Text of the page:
Worthington Hooker (March 3, 1806 – November 6, 1867) was an American physician, born in Springfield, Massachusetts. Worthington Hooker School in New Haven, Connecticut is named after him.
He graduated Yale University in 1825 and Harvard University with a degree in Medicine in 1829. He practiced in Connecticut until 1852. Afterwards, he was professor of the theory and practice of medicine at Yale. He was vice president of the American Medical Association in 1864. His principal works are:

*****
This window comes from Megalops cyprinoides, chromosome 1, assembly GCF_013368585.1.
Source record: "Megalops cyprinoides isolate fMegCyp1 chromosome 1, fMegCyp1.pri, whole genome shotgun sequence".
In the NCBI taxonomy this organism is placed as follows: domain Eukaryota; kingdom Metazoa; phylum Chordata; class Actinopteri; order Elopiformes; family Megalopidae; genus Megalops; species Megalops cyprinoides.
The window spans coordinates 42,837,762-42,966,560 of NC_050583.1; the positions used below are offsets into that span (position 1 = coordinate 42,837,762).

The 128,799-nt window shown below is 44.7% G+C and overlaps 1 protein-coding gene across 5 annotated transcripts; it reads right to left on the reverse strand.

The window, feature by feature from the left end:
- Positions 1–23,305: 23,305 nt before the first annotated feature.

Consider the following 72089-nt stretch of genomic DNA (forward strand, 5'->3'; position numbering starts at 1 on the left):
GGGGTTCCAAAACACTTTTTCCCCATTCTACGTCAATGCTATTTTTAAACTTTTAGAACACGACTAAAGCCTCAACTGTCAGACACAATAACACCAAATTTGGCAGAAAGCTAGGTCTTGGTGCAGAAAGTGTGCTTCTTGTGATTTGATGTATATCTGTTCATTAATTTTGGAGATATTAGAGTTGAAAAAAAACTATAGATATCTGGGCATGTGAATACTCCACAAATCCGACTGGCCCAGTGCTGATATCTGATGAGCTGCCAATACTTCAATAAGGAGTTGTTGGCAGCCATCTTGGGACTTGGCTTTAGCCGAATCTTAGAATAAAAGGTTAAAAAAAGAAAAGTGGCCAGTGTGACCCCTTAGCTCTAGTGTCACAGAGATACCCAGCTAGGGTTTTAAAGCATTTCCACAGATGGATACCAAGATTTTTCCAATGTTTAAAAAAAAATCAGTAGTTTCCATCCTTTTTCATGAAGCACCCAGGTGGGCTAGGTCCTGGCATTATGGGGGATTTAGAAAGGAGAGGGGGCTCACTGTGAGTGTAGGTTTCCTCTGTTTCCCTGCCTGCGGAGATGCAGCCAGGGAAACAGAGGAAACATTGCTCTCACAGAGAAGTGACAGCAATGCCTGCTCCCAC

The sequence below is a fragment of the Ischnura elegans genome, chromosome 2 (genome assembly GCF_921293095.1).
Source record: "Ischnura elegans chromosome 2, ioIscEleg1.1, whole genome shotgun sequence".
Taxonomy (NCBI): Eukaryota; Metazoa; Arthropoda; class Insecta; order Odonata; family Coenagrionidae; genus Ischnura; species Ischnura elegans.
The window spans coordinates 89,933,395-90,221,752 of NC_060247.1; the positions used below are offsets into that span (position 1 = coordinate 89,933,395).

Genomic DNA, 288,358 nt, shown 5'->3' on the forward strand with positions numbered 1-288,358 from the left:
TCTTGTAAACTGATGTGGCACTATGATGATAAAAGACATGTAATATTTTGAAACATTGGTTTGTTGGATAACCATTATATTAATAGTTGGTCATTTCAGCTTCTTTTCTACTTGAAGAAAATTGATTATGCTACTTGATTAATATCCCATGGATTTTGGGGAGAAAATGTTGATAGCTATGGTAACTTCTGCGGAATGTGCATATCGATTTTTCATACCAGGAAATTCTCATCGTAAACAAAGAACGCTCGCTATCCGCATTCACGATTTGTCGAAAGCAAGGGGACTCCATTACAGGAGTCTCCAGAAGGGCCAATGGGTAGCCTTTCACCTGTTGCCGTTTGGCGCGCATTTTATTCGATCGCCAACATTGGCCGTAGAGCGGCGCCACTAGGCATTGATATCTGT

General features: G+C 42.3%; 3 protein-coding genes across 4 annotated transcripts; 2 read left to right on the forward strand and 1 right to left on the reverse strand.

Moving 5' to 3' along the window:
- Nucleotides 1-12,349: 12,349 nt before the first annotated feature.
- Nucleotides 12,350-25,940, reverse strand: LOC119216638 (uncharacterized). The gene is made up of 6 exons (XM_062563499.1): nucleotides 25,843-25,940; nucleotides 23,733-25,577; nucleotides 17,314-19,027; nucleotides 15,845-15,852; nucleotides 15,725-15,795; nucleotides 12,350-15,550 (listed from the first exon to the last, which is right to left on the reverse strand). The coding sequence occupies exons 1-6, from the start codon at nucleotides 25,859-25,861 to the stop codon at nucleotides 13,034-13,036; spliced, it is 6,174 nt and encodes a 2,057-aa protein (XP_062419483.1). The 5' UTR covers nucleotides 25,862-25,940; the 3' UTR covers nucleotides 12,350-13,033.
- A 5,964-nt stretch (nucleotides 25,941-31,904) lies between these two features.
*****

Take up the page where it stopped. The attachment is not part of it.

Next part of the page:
- Physician and Patient (1849)
- Homeopathy: An Examination of the Doctrines and Evidences (1852)
- Human physiology (1854)
- Rational Therapeutics (1857)
- Child's Book of Nature 3 volumes (1875)
Hooker's book Physician and Patient has been described as the most original United States contribution to medical ethics in the 19th century.
- ↑ Yale Obituary Record
- ↑ Ruth R. Faden, Tom L. Beauchamp, in collaboration with Nancy M.P. King (1986). A history and theory of informed consent ([Online-Ausg.]. ed.). New York: Oxford University Press. ISBN 0-19-503686-7.